Tag: laptop

If I can’t hack it I can’t buy it

For the last few months I have been debating a laptop purchase. I’m running a four year old MacBook Pro 2.33, with a 120 gig hard drive and 2 gigs of RAM. It was time.

Unfortunately, I’ve also found the need for a more portable device, something I can type away on when out of the office, but with minimal added bulk (Editor’s note: MG is bulky enough on his own). I debated the iPhone 4 (with accessories) as well as the iPad, but knew I would have to swallow hard with a new laptop AND one of those.

I did the research, analyzed the cost benefits of several options and combinations of options, then wound up taking an entirely divergent route. I applied screwdrivers to the MacBook Pro and did some upgrading myself.

MacBook Pro 2.33

This is not to say I won’t wind up with a more portable device, but I had one serious problem with the Apple products – they are just not hackable. The biggest point: I can’t put whatever software I want on the iStuff – I’ve got to go through the iSwoons Store. Secondarily, I can’t switch batteries on a new MacBook Pro – another deal killer. The finest new machine is running at around 2.66 Ghz, so mine really isn’t that far behind. Further, I’m prone to thinking that solid state drive prices are going to plummet in the next few years – the feeling is we’re not far from seeing SSD prices that are similar to the mechanical drive prices of today. SSD will add to battery life too. The end result of my analysis was buying just a little more time.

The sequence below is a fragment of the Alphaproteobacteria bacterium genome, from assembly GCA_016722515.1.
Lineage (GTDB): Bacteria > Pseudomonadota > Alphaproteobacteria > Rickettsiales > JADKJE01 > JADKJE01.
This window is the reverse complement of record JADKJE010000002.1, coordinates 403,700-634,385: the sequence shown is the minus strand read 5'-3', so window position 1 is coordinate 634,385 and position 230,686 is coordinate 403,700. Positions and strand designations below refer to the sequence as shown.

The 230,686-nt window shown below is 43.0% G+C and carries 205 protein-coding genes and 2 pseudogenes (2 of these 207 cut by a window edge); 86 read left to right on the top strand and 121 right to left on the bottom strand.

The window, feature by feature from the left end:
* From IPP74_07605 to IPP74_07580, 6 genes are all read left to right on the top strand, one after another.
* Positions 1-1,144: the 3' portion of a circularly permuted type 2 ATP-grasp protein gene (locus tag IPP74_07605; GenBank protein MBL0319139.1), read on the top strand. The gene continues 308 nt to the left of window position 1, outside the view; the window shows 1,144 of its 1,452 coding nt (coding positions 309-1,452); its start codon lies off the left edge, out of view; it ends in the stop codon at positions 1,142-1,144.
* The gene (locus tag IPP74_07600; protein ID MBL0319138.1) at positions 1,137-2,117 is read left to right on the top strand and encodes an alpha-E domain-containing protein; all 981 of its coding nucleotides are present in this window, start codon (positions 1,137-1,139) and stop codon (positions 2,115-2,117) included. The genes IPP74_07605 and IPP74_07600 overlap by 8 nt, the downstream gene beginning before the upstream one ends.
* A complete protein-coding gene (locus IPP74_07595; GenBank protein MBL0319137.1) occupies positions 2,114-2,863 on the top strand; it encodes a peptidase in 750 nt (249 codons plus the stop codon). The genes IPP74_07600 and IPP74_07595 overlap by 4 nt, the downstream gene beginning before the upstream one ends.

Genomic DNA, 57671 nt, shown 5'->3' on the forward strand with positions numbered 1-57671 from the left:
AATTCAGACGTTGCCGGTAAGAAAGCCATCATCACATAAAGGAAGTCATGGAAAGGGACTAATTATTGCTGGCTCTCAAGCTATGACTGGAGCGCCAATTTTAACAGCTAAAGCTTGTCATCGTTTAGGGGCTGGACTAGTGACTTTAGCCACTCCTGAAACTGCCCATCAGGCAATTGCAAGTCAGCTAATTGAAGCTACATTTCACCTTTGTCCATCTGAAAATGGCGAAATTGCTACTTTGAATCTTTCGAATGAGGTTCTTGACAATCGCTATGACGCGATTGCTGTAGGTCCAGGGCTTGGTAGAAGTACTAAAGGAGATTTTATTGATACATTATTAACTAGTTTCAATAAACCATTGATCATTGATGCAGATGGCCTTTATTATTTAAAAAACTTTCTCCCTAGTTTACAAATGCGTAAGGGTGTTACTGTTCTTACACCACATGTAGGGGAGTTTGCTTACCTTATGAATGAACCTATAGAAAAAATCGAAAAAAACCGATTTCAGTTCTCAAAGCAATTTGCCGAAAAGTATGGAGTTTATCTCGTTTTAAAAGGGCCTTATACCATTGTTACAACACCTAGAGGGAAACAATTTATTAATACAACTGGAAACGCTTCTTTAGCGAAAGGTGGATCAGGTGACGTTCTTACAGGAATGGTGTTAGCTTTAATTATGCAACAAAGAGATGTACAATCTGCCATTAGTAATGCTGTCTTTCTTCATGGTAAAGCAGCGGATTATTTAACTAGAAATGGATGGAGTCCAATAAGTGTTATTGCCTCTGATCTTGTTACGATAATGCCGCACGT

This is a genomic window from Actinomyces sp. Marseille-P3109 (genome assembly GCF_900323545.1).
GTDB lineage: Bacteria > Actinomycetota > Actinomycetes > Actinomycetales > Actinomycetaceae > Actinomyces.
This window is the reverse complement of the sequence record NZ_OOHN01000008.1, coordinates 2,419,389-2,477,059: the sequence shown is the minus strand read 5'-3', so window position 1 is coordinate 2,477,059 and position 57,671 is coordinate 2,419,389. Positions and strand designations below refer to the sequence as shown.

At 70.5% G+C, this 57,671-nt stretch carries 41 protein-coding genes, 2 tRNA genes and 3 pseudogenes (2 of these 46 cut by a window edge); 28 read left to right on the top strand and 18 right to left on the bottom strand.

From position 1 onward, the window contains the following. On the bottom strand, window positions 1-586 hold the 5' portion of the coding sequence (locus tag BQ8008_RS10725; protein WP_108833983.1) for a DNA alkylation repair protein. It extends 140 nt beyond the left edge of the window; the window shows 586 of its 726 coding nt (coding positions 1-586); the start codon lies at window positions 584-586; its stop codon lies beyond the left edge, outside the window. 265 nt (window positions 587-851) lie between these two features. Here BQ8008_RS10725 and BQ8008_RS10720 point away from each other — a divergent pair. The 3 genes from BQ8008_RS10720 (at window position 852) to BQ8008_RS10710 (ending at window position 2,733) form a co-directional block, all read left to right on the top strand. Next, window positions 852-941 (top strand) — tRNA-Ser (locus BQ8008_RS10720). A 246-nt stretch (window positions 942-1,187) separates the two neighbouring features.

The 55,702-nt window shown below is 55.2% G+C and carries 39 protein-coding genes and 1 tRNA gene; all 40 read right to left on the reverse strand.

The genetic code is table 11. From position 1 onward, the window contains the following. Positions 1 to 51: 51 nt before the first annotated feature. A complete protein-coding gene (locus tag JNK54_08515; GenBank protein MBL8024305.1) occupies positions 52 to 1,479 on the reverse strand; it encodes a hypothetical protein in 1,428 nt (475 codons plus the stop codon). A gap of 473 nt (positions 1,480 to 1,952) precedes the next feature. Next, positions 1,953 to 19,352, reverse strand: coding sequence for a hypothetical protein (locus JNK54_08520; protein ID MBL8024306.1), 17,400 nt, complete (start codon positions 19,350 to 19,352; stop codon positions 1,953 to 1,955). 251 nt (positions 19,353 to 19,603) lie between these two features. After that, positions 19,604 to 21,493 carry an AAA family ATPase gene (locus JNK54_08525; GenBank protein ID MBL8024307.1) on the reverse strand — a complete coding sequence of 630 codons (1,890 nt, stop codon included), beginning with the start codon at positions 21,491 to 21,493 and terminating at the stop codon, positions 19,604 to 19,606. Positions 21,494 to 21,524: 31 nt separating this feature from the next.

For $75 I wound up quadrupling the storage capacity on this old aluminum slab – a new Hitachi 500 GB went in, and it runs at 7200 rpm too. Another $35 got an extra gig of RAM. Yea, I’m stuck with the old 3GB limit, but so what – that’s a 50% increase over what I’ve got today.

Will $110 buy me another 24 months on this machine? I’ve already made the bet – what do you think?

MG signing off (to relish in new found speed and storage capacity)

Apple new product summary in fifteen heartbeats

Not particularly favorable.

The world is getting a sexy little laptop with wireless-only connectivity and an irreplaceable battery – the MacBook Air. They are also getting a 1TB drive that works over the radio – the Time Capsule.

This time next year, a bunch of MacBook Air owners will have laptops that lose their charge in twenty minutes, and they’ll have to pay $120 or so to get them fixed. They’ll be looking silly at their next coffee-shop meeting too, when the colleague says “oh I’ve got that file on CD.” Or worse…”I’ve got that file on my portable Firewire drive” (there’s no Firewire on the device either). This convenience have cost them roughly two grand to start.